COSCA White Paper: To Protect and Preserve

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The recent COSCA court records management white paper held a lot of useful information for people involved in the court system and for those who simply need access to court papers. In it, we learn the importance of accurate and accessible court records and the essential need to overhaul the way court records are maintained and managed on a national level.

 

Both the Courts and the Public Have a Right to Insist on Better Record Management

As more and more older records are being converted from paper to electronic formats and more new documents are exclusively stored electronically, it’s essential that courts establish basic guidelines for the management of said digital documents. While some states have their own standards, there is currently no national standard that applies to court reporters, executive brand record keepers (like the Secretary of State), and court administrative offices.

 

Defining Court Records

What is considered “of record” varies by jurisdiction, but the COSCA court records management white paper uses its own definition for the purposes of summary: all documents and info collected, maintained, received, or prepared that relate to a case or court administration.

Additionally, metadata must also now be considered court records. Metadata includes information that tracks how and when (and by whom) data was collected, formatted, and used within the court system. It can include video, audio, and other types of evidence.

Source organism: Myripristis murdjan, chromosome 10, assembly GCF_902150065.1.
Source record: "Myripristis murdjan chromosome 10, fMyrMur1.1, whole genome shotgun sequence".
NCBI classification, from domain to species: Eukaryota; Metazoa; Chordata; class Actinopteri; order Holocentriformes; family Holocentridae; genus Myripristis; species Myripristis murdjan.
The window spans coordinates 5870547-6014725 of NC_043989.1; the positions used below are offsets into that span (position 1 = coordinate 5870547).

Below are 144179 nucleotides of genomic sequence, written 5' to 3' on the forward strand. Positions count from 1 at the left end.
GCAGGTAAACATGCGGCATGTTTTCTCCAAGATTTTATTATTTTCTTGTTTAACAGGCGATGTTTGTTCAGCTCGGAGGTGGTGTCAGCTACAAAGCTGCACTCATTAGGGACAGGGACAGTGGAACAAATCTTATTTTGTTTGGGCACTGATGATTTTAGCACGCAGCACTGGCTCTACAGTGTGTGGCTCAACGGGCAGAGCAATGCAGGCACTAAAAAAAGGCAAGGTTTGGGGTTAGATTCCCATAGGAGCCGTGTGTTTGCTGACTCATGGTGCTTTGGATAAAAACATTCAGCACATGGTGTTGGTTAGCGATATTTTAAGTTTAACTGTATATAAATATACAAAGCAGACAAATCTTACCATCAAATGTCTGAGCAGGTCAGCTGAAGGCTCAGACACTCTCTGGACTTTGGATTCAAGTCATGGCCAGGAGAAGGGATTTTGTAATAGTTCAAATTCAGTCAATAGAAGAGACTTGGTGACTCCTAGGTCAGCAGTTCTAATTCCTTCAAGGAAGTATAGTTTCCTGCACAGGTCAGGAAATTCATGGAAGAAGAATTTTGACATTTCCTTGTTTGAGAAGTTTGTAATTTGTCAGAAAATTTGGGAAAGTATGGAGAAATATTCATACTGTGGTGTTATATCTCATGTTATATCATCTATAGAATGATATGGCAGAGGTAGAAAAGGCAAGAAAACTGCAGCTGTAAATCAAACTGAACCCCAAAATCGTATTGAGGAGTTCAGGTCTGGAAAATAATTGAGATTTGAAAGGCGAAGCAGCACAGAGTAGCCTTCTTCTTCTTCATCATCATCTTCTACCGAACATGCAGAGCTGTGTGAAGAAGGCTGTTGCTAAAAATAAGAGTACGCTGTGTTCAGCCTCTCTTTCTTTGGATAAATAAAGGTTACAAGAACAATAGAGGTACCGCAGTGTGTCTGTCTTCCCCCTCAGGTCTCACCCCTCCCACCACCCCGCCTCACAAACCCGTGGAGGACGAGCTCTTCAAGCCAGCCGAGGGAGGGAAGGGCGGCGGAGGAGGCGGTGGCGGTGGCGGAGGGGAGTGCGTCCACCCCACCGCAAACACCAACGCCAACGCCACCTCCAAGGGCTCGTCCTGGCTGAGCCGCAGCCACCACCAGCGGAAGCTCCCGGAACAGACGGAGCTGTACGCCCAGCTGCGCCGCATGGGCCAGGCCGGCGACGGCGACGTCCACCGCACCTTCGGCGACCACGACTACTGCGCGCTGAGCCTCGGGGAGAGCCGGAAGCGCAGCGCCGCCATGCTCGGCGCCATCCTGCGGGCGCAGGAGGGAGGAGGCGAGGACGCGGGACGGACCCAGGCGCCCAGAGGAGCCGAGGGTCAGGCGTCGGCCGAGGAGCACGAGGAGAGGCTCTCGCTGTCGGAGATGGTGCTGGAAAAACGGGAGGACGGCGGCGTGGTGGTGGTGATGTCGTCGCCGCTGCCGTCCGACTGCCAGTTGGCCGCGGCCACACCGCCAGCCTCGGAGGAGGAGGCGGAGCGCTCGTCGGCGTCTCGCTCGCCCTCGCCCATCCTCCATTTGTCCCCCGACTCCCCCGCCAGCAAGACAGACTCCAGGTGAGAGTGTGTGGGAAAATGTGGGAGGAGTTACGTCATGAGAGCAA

Organizing a Court Records Management System

A system created for the management of court records should, at a minimum, do the following:

  • Include records necessary to business function
  • Keep records for evidence of business activity
  • Dispose of obsolete records
  • Store records
  • Provide the ability to quickly access documents
  • Utilize the latest information technology
  • Afford access to the public

 

Key Principles Need to Pertain to the Records Themselves

The public expects court records to be accurate and accessible. Reaching this goal requires a uniform—and enforceable—set of standards. The COSCA court records management white paper makes it clear that these standards must always pertain to the records themselves—and not to the people who manage said records.

 

Clarifying What This System Should Do for Our Courts

There are many factors to take into account:

  • Legal compliance
  • Universal access
  • Timely preservation and disposal
  • Factual integrity
  • Legal integrity
  • Compliance with statutes, rules of court, organizational rules, and administrative orders

Some guidelines outlined in the COSCA court records management white paper include complying with statutes, rules, and directives regarding:

  • Creating and maintaining records
  • Entering data
  • Timeliness of creation and the way data is entered
  • Organization including labeling and indexing
  • Making information accessible to the public, court staff, and other agencies
  • Periodic audits to ensure continued compliance
  • Continuing training for staff

 

Appropriate Security Controls

Authenticity is an essential part of court records management and includes documenting chains of custody and ensuring that required signatures or certifications are present. Many factors can affect authenticity, including suboptimal storage conditions, natural disasters, and improper filing.